Butterfly-like blossoms alighting anew in gardens

Gaura's airy look, easy growing habits make this plant a captivating one

In The Garden

March 28, 2004|By Norman Winter | Norman Winter,Knight Ridder / Tribune

It seems no new plant has captured the fancy of gardeners the past couple of years like the gaura. It's not just happening in the South where it is native but all across the United States it seems gardeners have fallen in love with the texture of the flowers and loose habit of the plant.

Gaura is still a new plant to the majority of gardeners, but leaders of garden clubs and horticulture tours are catching on to the enthusiasm for this plant's unique floral display.

The gaura, whose uncommon, common-name is bee blossom, is in the family known as Onagraceae. This means that the gaura is related to the evening primrose and the fuchsia. However, the look and texture of the gaura is not even close to these family members. The most cultivated species is Gaura lindheimeri, and it is native to Texas and Louisiana.

Gaura is hardy from zone 5 to the Gulf Coast and gives a unique texture in the garden. The butterfly-like flowers are white, pink or deep rose, and they are borne at the top of tall, airy spikes. They will reach 2 1/2 to 4 feet in height.

The gaura tolerates heat and humidity and blooms through the fall if you deadhead old flower stalks, which also will reduce reseeding. Gaura is a perennial but won't really need dividing. You might want to save seeds to plant in the future. They will germinate in 14 to 21 days. You also can let the plants re-seed by themselves. Pluck the ones you do not want and transplant the others.

You can root gaura softwood to semi-hardwood cuttings in spring in a well-drained potting mix. A rooting hormone will help increase your percentages.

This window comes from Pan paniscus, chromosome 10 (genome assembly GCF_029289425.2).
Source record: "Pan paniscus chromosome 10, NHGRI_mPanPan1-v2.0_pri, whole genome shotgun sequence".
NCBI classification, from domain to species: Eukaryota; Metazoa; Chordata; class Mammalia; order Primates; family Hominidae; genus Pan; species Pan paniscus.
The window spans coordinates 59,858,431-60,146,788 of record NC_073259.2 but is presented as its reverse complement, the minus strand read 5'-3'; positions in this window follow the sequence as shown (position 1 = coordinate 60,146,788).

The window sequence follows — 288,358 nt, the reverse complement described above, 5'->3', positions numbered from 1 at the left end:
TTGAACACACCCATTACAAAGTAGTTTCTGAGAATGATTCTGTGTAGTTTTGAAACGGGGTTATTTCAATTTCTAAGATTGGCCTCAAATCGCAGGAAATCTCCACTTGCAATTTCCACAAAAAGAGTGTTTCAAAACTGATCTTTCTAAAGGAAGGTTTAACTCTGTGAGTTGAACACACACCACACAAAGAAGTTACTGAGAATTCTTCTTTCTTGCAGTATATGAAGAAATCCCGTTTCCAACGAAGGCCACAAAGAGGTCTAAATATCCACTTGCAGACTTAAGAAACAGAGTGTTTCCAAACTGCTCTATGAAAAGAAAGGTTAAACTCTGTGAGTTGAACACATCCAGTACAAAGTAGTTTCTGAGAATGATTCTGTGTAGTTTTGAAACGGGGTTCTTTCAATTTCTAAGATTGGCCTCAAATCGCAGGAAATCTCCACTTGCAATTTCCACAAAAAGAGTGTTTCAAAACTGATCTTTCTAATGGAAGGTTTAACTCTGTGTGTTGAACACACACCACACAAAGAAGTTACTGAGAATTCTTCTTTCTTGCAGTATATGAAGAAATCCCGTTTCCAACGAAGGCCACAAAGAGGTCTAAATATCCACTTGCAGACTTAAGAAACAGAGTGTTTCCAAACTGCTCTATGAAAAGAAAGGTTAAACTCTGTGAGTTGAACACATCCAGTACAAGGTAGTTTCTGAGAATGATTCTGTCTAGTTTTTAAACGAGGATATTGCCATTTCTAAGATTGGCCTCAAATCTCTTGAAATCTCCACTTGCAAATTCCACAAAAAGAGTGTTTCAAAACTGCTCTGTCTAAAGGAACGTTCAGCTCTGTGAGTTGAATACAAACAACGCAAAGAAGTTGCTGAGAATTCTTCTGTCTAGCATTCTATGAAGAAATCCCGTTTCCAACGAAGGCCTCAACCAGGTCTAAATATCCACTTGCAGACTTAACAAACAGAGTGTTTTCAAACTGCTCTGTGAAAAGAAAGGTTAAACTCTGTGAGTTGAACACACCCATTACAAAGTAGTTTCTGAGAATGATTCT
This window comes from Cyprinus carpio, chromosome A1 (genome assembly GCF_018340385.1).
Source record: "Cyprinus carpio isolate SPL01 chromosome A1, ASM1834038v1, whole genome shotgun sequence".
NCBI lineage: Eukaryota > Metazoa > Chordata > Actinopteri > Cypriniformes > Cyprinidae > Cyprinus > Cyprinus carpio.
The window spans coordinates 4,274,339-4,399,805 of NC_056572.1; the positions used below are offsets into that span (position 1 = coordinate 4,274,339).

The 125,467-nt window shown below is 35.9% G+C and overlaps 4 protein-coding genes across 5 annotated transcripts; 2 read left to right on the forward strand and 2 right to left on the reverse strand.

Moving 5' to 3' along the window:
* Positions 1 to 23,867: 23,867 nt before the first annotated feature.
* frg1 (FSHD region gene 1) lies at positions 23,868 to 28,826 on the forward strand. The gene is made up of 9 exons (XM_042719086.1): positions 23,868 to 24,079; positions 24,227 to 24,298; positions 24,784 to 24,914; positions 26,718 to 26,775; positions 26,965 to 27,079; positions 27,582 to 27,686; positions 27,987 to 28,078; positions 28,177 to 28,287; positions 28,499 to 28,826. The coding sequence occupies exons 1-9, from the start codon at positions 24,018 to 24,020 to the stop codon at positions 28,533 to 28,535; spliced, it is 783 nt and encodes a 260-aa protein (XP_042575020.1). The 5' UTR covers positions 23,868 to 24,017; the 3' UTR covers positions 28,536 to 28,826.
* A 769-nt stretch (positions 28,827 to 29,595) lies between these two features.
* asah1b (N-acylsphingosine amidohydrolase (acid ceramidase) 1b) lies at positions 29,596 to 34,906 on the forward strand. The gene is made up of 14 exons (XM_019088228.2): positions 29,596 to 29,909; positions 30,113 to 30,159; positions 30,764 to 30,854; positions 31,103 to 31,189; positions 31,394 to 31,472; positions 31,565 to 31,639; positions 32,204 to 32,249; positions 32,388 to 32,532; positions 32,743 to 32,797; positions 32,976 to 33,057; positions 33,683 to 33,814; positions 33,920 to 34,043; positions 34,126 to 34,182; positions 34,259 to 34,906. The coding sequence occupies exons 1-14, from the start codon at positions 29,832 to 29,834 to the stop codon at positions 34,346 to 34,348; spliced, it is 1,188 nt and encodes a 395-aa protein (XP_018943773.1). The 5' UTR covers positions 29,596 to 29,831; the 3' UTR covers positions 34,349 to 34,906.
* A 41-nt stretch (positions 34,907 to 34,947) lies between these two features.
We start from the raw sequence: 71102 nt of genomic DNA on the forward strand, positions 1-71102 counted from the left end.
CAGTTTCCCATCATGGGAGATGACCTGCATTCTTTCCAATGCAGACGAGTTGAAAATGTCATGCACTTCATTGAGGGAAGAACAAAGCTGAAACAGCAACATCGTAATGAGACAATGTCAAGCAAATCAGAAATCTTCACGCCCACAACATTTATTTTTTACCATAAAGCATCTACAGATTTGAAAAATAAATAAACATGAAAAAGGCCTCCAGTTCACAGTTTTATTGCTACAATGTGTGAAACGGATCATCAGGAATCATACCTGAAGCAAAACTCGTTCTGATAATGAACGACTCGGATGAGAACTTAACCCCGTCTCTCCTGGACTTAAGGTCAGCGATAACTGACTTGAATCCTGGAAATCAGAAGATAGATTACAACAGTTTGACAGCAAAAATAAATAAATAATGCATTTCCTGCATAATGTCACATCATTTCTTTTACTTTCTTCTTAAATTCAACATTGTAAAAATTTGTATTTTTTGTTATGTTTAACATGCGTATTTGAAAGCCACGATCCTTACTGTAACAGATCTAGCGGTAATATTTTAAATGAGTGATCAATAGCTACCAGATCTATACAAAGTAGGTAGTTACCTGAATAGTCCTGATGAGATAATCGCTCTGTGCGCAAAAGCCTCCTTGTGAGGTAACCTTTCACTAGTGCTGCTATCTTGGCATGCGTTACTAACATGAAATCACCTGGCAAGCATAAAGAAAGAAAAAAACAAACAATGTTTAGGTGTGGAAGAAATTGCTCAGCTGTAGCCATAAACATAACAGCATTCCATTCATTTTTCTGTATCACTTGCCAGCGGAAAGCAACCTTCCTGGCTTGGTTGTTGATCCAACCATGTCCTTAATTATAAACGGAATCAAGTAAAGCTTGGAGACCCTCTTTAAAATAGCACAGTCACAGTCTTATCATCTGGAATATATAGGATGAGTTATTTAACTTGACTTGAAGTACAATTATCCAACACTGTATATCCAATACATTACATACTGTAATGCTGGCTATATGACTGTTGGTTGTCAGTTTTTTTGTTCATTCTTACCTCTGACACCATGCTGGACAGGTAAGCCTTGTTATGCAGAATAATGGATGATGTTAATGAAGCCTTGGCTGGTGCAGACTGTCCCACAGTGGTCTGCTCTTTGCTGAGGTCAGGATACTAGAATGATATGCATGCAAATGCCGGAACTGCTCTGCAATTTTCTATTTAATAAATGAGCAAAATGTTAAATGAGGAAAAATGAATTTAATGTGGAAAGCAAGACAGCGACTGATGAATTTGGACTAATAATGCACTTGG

The gaura forms a long taproot and is very drought tolerant. It performs best in well-drained soil with full sun. You will be happy to know that this is one plant that does not need large quantities of organic matter or frequent applications of fertilizer to put on a good performance.

While they are not the showiest flowers in the garden, they still are ideal companion plants in the perennial border or for a cottage look.

The leading varieties are White gaura, 'Siskiyou Pink', 'Whirling Butterflies' (dwarf), 'Sunny Butterflies', 'Crimson Butterflies', 'Blushing Butterflies' and 'Corries' Gold' (variegated foliage). Shop for these now, but next year look for 'Walberton Pink', 'Walberton White', 'Pink Fountain', 'Perky Pink', 'Ballerina Blush' and 'Ballerina Rose.'

At the recent California Pack Trials, the Ballerinas, 'Perky Pink' and 'Pink Fountain' were impressive and garden enhancing. The fact that these new varieties are coming out is a testimony to the toughness of the plant, their beauty and the acceptance by gardeners everywhere.

The landscape uses are limited only by your imagination. I have seen beautiful plantings among rocks, and striking companion plantings with blue salvias and burgundy-leafed coleus selections.

Try gaura this year. You will not only be hooked, but you will find yourself at the top of the curve with new flowers.

Horticulturist Norman Winter is the author of Paradise Found: Growing Tropicals in Your Own Backyard and Tough-as-Nails Flowers For the South.

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